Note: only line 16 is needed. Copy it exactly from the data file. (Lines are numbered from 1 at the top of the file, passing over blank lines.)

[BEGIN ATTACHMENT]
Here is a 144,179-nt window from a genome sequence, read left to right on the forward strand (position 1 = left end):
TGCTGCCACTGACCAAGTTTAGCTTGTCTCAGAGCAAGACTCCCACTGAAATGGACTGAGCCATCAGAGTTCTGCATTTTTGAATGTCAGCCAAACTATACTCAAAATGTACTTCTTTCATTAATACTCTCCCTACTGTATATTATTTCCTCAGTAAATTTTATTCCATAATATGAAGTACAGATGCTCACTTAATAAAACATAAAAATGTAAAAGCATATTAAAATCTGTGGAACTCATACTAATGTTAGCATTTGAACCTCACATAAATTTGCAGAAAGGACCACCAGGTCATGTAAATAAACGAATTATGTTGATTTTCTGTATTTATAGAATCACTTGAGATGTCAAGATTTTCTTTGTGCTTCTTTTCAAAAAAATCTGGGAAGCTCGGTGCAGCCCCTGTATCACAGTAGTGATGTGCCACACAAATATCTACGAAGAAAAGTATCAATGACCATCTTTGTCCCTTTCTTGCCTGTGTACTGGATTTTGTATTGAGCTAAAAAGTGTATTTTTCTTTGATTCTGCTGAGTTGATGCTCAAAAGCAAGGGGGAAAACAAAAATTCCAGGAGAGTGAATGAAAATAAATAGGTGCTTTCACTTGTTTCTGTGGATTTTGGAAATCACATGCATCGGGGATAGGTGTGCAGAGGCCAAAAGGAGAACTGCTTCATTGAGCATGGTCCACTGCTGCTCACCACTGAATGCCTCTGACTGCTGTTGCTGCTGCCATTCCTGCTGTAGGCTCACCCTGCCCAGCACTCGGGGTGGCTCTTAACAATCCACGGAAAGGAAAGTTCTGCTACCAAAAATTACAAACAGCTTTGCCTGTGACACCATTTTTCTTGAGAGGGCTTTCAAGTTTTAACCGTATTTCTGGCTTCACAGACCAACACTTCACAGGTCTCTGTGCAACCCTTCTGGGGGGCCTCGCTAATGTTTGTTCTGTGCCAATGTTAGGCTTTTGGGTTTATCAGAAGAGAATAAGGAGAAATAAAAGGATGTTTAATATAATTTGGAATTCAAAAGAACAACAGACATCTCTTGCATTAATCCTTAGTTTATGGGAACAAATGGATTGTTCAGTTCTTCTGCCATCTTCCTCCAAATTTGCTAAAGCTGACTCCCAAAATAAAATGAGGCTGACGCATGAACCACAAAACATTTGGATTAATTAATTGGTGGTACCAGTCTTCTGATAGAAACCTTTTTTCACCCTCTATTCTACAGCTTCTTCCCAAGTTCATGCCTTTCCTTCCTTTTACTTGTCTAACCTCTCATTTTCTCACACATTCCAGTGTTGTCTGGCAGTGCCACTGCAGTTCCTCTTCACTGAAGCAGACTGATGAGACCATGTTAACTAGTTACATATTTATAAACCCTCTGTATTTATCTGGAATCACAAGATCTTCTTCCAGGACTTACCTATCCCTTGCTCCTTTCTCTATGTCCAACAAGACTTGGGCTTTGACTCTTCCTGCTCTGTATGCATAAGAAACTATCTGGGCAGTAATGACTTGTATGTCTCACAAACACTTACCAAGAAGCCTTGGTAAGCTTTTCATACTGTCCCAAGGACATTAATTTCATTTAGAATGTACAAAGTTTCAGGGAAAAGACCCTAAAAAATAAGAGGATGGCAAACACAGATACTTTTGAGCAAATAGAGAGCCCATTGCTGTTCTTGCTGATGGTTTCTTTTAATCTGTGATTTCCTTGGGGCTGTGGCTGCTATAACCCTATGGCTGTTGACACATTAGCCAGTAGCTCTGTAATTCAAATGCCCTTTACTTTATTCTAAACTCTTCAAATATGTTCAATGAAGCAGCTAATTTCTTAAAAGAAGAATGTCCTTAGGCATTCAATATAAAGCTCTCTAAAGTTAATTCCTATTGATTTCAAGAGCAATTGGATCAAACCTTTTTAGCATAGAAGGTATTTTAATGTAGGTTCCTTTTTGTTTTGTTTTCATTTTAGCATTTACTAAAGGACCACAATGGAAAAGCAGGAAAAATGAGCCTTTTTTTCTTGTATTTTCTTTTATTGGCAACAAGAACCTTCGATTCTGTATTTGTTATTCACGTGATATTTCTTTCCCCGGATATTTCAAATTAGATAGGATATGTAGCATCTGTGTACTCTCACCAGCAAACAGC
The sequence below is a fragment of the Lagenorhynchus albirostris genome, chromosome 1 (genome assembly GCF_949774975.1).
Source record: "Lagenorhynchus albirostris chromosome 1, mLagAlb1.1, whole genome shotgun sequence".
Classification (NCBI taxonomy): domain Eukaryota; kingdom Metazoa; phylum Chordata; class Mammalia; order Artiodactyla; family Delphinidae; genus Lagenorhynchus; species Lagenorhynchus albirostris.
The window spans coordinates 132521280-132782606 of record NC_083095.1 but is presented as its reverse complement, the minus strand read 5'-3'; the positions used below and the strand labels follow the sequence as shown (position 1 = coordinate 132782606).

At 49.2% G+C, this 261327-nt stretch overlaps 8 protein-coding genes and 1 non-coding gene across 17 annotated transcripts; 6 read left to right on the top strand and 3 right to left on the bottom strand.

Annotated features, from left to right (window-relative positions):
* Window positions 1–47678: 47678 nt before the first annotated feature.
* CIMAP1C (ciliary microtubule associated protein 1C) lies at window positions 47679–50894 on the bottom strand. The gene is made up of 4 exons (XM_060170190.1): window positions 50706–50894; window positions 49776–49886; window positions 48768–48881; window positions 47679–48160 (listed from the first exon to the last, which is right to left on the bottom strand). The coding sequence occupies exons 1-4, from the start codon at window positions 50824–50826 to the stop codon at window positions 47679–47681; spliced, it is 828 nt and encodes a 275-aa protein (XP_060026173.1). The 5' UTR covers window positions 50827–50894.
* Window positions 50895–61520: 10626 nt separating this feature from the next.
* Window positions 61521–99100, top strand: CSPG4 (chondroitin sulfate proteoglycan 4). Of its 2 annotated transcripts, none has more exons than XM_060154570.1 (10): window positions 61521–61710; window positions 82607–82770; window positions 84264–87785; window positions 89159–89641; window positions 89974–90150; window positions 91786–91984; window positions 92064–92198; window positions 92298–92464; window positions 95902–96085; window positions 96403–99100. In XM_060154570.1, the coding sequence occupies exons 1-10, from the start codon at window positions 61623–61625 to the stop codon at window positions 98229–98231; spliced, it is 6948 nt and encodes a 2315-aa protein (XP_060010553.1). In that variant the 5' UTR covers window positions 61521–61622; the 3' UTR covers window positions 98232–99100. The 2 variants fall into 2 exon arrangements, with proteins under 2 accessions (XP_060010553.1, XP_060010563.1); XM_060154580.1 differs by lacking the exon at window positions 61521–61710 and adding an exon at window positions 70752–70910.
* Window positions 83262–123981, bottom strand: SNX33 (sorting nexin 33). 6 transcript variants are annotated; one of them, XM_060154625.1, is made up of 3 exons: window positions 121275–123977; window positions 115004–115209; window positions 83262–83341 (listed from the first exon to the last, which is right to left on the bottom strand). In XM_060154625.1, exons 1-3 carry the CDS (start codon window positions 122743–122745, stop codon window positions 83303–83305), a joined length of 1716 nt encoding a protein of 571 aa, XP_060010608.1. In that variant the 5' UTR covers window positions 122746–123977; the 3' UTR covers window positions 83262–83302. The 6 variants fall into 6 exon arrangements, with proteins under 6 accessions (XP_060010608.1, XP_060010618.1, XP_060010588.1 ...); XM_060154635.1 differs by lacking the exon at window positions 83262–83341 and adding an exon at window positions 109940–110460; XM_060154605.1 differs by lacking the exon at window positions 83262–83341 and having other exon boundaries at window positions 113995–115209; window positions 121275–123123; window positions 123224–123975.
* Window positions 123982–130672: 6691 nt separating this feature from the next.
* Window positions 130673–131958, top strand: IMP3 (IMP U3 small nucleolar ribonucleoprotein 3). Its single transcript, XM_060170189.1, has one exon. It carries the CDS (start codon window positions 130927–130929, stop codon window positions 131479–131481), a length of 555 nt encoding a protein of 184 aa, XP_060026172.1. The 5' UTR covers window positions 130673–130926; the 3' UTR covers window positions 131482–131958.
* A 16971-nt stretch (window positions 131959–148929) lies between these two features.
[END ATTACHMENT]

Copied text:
* A 16971-nt stretch (window positions 131959–148929) lies between these two features.